De Minimis Safe Harbor Method. Under the De Minimis Safe Harbor Method, an individual may make a good faith estimate of the decrease in the fair market value of the individual's personal belongings. An individual using the De Minimis Safe Harbor Method must maintain records describing the personal belongings affected and detailing the methodology used for estimating the loss. The De Minimis Safe Harbor Method is available for casualty or theft losses of $5,000 or less.

Replacement Cost Safe Harbor Method. If an individual chooses to use the Replacement Cost Safe Harbor Method for a Federally declared disaster, the individual must apply that method to all personal belongings for which a loss is claimed. To use this safe harbor method, an individual must first determine the current cost to replace the personal belonging with a new one and reduce that amount by 10% for each year the individual owned the personal belonging.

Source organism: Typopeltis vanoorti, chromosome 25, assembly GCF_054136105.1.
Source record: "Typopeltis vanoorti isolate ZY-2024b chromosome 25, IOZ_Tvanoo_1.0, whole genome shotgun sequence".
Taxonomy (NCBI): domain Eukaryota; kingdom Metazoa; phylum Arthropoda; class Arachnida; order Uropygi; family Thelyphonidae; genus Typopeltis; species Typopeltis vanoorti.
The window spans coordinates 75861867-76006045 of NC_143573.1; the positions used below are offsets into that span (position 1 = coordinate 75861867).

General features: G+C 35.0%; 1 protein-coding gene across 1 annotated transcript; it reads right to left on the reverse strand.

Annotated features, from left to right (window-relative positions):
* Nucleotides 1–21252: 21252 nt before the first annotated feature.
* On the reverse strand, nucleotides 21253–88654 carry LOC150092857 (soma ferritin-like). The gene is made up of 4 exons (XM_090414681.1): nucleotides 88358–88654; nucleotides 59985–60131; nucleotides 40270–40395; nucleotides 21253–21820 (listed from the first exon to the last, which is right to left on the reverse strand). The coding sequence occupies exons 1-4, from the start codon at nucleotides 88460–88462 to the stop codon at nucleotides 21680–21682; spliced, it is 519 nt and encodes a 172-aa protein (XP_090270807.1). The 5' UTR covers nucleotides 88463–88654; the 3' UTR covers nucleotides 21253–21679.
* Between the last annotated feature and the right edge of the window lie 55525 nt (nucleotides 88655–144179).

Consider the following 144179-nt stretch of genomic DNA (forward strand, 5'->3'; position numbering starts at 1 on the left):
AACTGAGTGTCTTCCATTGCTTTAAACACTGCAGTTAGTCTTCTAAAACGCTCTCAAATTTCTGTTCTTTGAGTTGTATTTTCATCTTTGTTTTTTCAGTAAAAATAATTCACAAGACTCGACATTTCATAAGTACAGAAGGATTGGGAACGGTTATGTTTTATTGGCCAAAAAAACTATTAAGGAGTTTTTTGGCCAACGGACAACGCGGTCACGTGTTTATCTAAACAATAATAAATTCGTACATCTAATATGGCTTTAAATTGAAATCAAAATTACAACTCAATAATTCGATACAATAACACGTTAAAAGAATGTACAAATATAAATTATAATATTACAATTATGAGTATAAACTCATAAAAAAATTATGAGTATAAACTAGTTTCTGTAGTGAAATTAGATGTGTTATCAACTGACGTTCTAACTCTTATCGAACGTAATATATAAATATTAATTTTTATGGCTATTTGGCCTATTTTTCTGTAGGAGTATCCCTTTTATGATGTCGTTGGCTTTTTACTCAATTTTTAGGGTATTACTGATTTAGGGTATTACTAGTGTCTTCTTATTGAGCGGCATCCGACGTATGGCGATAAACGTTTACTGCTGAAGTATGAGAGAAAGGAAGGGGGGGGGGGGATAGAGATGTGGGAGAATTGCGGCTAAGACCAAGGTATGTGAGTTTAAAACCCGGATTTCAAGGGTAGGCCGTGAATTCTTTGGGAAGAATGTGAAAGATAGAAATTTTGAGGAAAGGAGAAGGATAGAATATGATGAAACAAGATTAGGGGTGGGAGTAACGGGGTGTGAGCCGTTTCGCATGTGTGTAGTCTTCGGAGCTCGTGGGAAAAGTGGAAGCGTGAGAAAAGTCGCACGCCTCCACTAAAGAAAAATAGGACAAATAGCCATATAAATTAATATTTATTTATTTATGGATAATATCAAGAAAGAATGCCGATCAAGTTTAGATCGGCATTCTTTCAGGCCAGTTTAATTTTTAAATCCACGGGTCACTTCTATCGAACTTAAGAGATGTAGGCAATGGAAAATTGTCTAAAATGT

Safe Harbor Methods under Revenue Procedure 2018-9

An individual who suffered a casualty loss to their personal-use residential real property due to a Federally declared disaster may use a Cost Index Safe Harbor Method to determine the decrease in the fair market value of personal-use residential real property, including the personal residence, detached structures, and decking. Revenue Procedure 2018-9 provides cost indexes three size categories of personal residences based on the square footage of the personal residence and for seven geographic areas.